Saturday, May 15, 2010

What Would You Do, Breastfeeding Edition



The net (well, MY corner of it, anyway) has been all abuzz with a few stories the last few days - one being the Dr. Wonderful situation and ensuing #bringbiterback movement I've been posting about. The other is a recent episode of the ABC show "What Would You Do?", which features actors portraying controversial situations in public places, and recording the real-life reactions they elicit. Woman abused by her boyfriend, children abandoned by parent, you get the idea. The latest installment features nursing in public.

A woman (an actor) gets comfortable at a cafe and begins "nursing" her very small "baby" (not an actor, but a doll). The manager (also an actor) begins berating her. What will the other customers do? Though there were a few people siding with the manager, others came to her defense, quite vehemently so, and one even correctly cited the law, pointing out that his actions were actually illegal. They changed basic scenarios twice: How would the reaction change if the mother were black? How about if she were very young?

Turns out that the last of the above scenarios garnered both the most patronizing criticism (how about that guy giving the manager legal advice? "Don't make physical contact!") AND the most vigorous support (I was cheering the woman who stepped up the most; she was great), but then they added a twist to the original scenario. Same white mother of average age, only this time . . . she orders a beer.

I knew what was coming, and though it is generally considered fine for a nursing mother to have a single glass of wine or beer (much more info here), most people don't know this. It was no surprise when a customer joined the manager in condemning the mother. But then the actress makes matters worse, respondingto their condemnations by saying "She sleeps better at night!"

Dou-la-la's face --------> palm. Dou-la-la's head ------> desk.

Thanks, actress. Well, really, thanks producers. A good segment of your viewing audience walked away with the impression that moms who drink minimally are doing so to knock their babies out. I can somewhat excuse the actress for being on the spot and sadly not knowing any better, but that was just plain unnecessary to include without also including any actual information.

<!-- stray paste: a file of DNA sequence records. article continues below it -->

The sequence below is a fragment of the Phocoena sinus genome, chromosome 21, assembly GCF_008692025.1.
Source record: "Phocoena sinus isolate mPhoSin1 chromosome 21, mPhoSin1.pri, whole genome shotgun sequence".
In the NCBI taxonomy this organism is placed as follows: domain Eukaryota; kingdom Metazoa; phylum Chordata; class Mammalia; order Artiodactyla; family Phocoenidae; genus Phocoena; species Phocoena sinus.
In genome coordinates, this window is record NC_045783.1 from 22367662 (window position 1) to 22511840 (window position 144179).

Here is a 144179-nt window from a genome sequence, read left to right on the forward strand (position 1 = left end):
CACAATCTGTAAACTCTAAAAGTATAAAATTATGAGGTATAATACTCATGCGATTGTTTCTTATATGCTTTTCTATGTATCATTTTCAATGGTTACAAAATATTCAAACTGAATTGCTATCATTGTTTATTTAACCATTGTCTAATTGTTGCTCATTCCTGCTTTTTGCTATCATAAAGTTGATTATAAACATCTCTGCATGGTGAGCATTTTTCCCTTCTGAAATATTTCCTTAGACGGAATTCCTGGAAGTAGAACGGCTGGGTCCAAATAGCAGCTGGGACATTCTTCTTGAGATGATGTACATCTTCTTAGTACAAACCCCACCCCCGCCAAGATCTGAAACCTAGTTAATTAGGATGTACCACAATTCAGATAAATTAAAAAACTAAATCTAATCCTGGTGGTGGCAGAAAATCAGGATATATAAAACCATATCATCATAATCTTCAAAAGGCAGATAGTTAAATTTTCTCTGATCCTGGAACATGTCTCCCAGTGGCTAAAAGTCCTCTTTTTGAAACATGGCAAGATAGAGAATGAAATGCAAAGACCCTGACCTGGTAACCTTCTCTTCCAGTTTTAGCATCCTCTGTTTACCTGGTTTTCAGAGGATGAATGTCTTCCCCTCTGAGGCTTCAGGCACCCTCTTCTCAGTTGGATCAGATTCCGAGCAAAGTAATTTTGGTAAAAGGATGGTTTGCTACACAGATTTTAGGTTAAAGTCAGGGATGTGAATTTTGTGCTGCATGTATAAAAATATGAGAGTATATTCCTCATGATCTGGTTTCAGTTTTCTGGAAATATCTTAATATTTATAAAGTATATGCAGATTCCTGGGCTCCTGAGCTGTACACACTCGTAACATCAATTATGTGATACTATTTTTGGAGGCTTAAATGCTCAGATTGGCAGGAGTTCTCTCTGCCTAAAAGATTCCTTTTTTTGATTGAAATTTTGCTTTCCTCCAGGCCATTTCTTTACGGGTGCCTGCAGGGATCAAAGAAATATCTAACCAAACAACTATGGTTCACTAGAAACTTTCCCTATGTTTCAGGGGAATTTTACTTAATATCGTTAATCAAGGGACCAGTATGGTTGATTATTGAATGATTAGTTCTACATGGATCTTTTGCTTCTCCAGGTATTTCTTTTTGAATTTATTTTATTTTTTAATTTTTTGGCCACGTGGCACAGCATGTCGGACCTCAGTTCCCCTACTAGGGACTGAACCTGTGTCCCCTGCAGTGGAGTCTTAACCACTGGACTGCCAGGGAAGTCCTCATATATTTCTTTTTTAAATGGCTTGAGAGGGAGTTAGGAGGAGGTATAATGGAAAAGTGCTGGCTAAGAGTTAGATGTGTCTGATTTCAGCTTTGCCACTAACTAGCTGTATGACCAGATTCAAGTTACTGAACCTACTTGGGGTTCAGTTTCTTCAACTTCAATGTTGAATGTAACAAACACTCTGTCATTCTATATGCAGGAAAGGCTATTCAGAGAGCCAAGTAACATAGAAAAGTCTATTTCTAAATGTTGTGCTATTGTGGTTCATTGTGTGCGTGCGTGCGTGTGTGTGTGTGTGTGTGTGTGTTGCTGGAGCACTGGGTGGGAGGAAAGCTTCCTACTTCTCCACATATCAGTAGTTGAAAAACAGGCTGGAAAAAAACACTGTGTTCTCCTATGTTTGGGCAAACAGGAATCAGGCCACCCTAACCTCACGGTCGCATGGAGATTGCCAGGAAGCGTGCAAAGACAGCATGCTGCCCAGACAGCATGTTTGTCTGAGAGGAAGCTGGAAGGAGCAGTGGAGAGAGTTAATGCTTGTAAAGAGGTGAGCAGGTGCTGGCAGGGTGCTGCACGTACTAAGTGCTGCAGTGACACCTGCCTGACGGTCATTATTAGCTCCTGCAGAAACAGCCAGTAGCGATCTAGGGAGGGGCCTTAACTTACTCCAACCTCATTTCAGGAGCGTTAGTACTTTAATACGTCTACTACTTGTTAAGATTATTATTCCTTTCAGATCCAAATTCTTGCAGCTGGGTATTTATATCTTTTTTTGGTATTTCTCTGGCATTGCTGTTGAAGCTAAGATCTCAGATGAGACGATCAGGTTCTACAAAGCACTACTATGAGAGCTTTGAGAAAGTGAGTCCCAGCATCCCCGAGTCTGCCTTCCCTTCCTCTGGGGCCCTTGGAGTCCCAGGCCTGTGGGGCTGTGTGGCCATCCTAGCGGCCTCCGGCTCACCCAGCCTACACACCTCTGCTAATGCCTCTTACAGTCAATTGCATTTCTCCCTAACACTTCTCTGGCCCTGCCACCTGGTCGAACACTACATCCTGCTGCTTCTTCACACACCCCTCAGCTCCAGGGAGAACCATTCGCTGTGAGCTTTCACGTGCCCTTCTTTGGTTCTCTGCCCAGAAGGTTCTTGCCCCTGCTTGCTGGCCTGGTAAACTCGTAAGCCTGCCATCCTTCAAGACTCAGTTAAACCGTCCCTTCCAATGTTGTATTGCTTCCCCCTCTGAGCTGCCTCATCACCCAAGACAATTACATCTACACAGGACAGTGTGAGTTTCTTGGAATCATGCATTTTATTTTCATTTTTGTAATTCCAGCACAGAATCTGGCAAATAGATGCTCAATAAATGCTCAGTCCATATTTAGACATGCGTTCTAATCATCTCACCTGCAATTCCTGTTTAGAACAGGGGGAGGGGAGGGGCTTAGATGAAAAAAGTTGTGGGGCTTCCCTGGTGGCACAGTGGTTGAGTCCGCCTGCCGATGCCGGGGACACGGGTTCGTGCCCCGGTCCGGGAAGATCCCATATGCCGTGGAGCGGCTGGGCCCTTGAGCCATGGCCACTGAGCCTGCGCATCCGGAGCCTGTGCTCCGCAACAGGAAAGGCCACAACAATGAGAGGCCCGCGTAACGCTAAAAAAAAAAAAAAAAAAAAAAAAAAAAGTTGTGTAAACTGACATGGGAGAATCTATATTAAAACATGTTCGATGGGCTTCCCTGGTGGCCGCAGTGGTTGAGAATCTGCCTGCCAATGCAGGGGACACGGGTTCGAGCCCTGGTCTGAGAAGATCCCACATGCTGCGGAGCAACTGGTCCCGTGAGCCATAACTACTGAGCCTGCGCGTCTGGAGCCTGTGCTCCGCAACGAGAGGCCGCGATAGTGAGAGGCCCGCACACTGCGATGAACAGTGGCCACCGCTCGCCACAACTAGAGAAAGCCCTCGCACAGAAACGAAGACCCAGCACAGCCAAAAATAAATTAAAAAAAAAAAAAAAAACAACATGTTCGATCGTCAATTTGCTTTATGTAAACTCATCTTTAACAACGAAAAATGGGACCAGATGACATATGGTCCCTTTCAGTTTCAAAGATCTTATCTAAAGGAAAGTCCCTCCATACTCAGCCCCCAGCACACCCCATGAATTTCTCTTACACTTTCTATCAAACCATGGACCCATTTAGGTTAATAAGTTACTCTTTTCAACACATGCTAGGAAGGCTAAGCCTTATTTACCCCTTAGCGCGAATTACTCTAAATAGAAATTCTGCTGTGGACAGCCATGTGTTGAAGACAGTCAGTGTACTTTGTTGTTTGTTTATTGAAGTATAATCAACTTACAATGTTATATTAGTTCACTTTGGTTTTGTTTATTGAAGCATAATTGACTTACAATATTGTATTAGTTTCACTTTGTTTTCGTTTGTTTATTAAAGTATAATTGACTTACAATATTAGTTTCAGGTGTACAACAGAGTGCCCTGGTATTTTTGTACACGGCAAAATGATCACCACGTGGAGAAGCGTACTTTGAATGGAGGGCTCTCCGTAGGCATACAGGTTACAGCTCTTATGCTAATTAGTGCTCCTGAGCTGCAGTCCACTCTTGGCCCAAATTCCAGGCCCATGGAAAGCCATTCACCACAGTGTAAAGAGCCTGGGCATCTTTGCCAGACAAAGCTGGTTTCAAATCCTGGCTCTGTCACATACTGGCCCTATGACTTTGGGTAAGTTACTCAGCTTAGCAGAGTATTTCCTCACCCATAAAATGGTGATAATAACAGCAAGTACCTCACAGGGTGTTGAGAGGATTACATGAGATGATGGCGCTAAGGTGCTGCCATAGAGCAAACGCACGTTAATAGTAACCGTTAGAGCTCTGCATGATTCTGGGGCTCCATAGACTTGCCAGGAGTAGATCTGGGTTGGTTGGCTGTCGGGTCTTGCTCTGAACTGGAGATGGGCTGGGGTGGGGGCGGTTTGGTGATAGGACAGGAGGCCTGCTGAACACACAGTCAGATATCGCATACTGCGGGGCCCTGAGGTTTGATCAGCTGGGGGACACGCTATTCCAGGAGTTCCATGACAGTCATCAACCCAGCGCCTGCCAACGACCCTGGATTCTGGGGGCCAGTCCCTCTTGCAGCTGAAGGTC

FOR THE RECORD: I am not supporting excessive amounts of alcohol. And yes, the threshold for "excessive" when you're nursing is more conservative than when you're not, if you're a regular drinker. Parenting when you're inebriated is risky IN GENERAL. But sending the message to mothers that having A beer once in a while is morally wrong, dangerous, verboten? I feel (and it goes without saying that this is my opinion) that this adds to the impression that the breastfeeding life is unpleasantly and unrealistically restrictive, and I think this is doubleplusungood.

From the trusty Kellymom.com link above:
  • Current research says that occasional use of alcohol (1-2 drinks) is not harmful to the nursing baby. The American Academy of Pediatrics Committee on Drugs classifies alcohol (ethanol) as a “Maternal Medication Usually Compatible With Breastfeeding.”
  • Many experts recommend against drinking more than 1-2 drinks per week.
  • It is recommended that nursing moms avoid breastfeeding during and for 2-3 hours after drinking (Hale 2002).
  • There is no need to pump & dump milk after drinking alcohol, other than for mom's comfort -- pumping & dumping does not speed the elimination of alcohol from the milk.
That pumping & dumping thing is especially pervasive in a lot of circles for some reason, like our breasts are somehow separate from the rest of our interconnecting systems and require us to manually wring the poison from our teats. Simply put, alcohol passes out of our milk the same way it passes out of our bloodstream, with time. We don't need to drain a pint (or so) of blood in order to sober up, do we? Just as laughable with alcohol. Kellymom continues: